4 Super Easy Budget Friendly Projects for Your Makerspace

4 Super Easy Budget Friendly Projects for Your Makerspace | Makerspace projects don't have to be crazy expensive. Here's four awesome, budget friendly projects that your students will love.

Yes – budget friendly and makerspace can happen in the same sentence.  A common misconception about makerspaces is that you have to spend a lot of money to give your students creative, hands-on learning.  But you can absolutely do a lot of makerspace projects with little to no money.  It might not be as easy as buying some fancy ready made kit, but it’s definitely rewarding.

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Budget Friendly Projects for Your Makerspace

Here’s some of my favorite budget friendly projects for makerspaces.  Note that while I am in a middle school, I’ve seen all four of these projects done at both the elementary and high school levels.  It might take some scaffolding and adjustment, but they can definitely be done at any level.

Recycled Book Crafts

Books get worn out all the time – I’m constantly weeding books with the spines falling apart and ripped out pages.  And you can find cheap books at thrift stores as well.  These books can easily be given new life by turning them into makerspace projects such as:

Here’s some great resources to check out:

Tech take apart

This is a classic and with good reason.  It can be super fun to break out the screwdrivers and open up technology to see how it works.  I recommend some supervision for this activity – I left my students alone during this once while I was helping a couple of others across the room.  The next thing I knew, they were going at an alarm clock with a hammer.

All you need for this is some old, non-working technology like clocks, stereos or old computers.  I recommend cutting the power cable so that students don’t try to plug it in halfway through.

Places to look for free tech to take apart:

  • Appliance and stereo stores
  • Computer recycling companies
  • Your storage room!
  • Parent donations

Another variation that’s super budget friendly: toy take apart!

Cardboard.  Period.

Yes, I blog a lot about cardboard in our makerspace.  There’s a reason for that – when my students are asked what their favorite makerspace supply or project is, cardboard comes up over and over again.  While I have spent money on some supplies like hot glue guns and Skil cutters, overall the amount spent is really low.  I save up cardboard throughout the year as well as recycled materials.  Super cheap, and my students absolutely coming up with amazing, creative ideas for things to create with it.

Perler beads

These aren’t free, but require a pretty small investment.  If you buy non-brand name beads (hello IKEA Pyslla!) you can easily set up a Perler bead station for under $20.  Even if you get the brand name version, there’s still a lot of bang for your buck.  See this post for more tips on using Perler beads in your makerspace.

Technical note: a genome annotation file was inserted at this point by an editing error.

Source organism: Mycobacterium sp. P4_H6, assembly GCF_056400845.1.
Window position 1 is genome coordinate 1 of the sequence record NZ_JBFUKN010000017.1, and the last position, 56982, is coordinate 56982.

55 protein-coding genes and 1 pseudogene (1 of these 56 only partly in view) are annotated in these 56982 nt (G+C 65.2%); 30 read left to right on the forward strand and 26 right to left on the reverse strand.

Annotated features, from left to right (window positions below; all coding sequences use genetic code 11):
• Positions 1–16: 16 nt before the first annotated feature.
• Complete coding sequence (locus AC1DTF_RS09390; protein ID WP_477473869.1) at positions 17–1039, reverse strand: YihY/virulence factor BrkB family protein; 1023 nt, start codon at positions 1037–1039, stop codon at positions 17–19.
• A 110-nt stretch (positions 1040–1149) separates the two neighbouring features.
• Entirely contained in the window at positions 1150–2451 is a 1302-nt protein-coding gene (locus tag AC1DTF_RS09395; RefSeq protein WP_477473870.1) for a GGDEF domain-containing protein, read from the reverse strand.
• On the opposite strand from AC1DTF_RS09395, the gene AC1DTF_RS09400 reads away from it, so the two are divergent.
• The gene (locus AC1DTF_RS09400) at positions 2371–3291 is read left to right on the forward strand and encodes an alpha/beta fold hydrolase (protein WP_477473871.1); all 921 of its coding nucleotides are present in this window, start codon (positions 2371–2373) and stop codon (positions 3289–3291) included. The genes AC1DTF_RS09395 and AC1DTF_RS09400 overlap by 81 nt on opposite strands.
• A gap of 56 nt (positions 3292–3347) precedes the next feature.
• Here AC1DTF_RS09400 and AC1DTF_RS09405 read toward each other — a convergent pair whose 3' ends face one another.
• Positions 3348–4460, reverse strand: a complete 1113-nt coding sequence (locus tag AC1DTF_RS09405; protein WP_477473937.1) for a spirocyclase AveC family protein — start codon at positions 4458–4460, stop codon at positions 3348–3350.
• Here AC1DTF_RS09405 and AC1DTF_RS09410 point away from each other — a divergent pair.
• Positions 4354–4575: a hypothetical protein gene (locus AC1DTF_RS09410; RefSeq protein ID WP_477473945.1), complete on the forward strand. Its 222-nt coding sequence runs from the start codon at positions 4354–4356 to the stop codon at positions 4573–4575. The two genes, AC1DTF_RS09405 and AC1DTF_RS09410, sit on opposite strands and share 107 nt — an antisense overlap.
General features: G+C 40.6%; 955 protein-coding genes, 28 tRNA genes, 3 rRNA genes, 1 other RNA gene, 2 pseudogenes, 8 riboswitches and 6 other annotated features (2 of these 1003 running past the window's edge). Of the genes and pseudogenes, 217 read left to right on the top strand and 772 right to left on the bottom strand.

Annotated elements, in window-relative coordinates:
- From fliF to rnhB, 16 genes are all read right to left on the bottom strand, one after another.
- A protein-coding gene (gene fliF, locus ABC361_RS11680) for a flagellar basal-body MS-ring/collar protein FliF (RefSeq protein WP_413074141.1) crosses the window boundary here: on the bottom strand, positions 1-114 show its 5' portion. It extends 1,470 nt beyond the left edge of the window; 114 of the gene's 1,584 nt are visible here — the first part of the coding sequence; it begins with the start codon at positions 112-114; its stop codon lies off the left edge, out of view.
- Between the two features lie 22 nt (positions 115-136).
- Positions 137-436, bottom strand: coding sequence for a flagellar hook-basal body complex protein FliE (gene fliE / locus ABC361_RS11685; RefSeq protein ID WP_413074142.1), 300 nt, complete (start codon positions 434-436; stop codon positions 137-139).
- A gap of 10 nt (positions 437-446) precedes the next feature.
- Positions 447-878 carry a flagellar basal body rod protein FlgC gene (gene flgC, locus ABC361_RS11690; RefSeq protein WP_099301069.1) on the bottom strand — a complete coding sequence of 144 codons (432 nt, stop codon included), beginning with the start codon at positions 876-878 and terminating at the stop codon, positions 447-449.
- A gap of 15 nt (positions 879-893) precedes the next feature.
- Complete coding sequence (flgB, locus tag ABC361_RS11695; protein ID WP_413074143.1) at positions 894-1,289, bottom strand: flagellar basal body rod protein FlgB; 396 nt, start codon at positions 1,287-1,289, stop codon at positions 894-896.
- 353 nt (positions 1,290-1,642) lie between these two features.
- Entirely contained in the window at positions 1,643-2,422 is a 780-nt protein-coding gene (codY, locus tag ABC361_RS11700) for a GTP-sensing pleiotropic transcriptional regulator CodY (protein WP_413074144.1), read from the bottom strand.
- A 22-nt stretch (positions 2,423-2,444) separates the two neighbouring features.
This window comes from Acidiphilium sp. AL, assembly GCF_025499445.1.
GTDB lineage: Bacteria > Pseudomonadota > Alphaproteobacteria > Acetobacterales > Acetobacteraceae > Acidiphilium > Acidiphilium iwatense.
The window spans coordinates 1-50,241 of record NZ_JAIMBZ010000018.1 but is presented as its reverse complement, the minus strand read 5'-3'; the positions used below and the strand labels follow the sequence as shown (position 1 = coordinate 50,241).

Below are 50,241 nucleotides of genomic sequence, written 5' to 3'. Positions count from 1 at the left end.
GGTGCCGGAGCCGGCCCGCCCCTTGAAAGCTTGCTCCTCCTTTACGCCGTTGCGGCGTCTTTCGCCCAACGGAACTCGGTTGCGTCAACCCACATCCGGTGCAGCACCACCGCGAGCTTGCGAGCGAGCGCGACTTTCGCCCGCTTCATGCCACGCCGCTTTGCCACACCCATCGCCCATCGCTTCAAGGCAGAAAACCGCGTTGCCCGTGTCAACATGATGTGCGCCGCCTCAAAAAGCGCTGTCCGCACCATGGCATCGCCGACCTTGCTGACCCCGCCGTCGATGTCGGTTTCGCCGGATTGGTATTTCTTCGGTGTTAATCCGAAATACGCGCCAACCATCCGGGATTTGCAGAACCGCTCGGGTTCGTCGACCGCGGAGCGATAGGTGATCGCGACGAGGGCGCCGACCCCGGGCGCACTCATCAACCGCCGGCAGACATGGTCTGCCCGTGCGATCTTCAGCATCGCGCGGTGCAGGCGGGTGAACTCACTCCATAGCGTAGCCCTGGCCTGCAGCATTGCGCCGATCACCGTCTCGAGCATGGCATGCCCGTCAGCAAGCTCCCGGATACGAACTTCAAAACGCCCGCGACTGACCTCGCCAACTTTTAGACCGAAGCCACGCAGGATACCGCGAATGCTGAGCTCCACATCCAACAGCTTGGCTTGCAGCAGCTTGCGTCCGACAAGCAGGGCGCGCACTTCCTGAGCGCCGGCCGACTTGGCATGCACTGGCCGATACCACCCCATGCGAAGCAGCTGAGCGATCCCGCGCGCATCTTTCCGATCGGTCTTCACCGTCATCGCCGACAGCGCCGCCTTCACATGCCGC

What’s your favorite budget friendly makerspace project?


Diana Rendina, MLIS, is the media specialist at Tampa Preparatory School, an independent 6-12 in Tampa, FL. Previously, she was the media specialist at Stewart Middle Magnet School for seven years, where she founded their library makerspace. She is the creator of the blog RenovatedLearning.com & is also a monthly contributor to AASL Knowledge Quest. Diana is the winner of the 2016 ISTE Outstanding Young Educator Award, the 2015 ISTE Librarians Network Secondary Award, the 2015 AASL Frances Henne Award & the 2015 SLJ Build Something Bold Award. She is an international speaker on the Maker Movement and has presented at conferences including AASL, FETC & ISTE. Diana co-authored Challenge-Based Learning in the School Library Makerspace with Colleen and Aaron Graves and is also the author Reimagining Library Spaces: Transform Your Space on Any Budget.

Comments

  1. Plastic lids and caps. Toilet paper and paper towel tubes are also useful.

  2. […] 4 Super Easy Budget Friendly Projects for Your Makerspace […]

  3. Maria Cornish : January 5, 2017 at 12:41 pm

    Thank you for sharing your experiences (and so much more!), Diana. I greatly appreciate the work you are doing and the resources you have shared.

  4. Hi Diana – I’ve been doing ‘take apart’ in my class for years. We ask for donations of broken things to disassemble with restrictions on things like computer monitors (too much glass). I have lots of tools that have also been donated over the years and hammers are not allowed as they smash instead of investigate. This December we had enough items to have a mass take apart afternoon. I invited parents with power tools to come (1 attended) which was helpful getting tight screws loosened for the students to then unscrew. I cut off any electrical plugs when the items arrive to avoid anyone plugging anything in. They have the choice of taking bits and pieces home to further use or throw stuff out. It’s great watching the negotiating between who gets to keep what (we try to recycle left over metal bits). They learn about magnets, batteries and circuit boards. It’s been their favourite centre/day so far this year.

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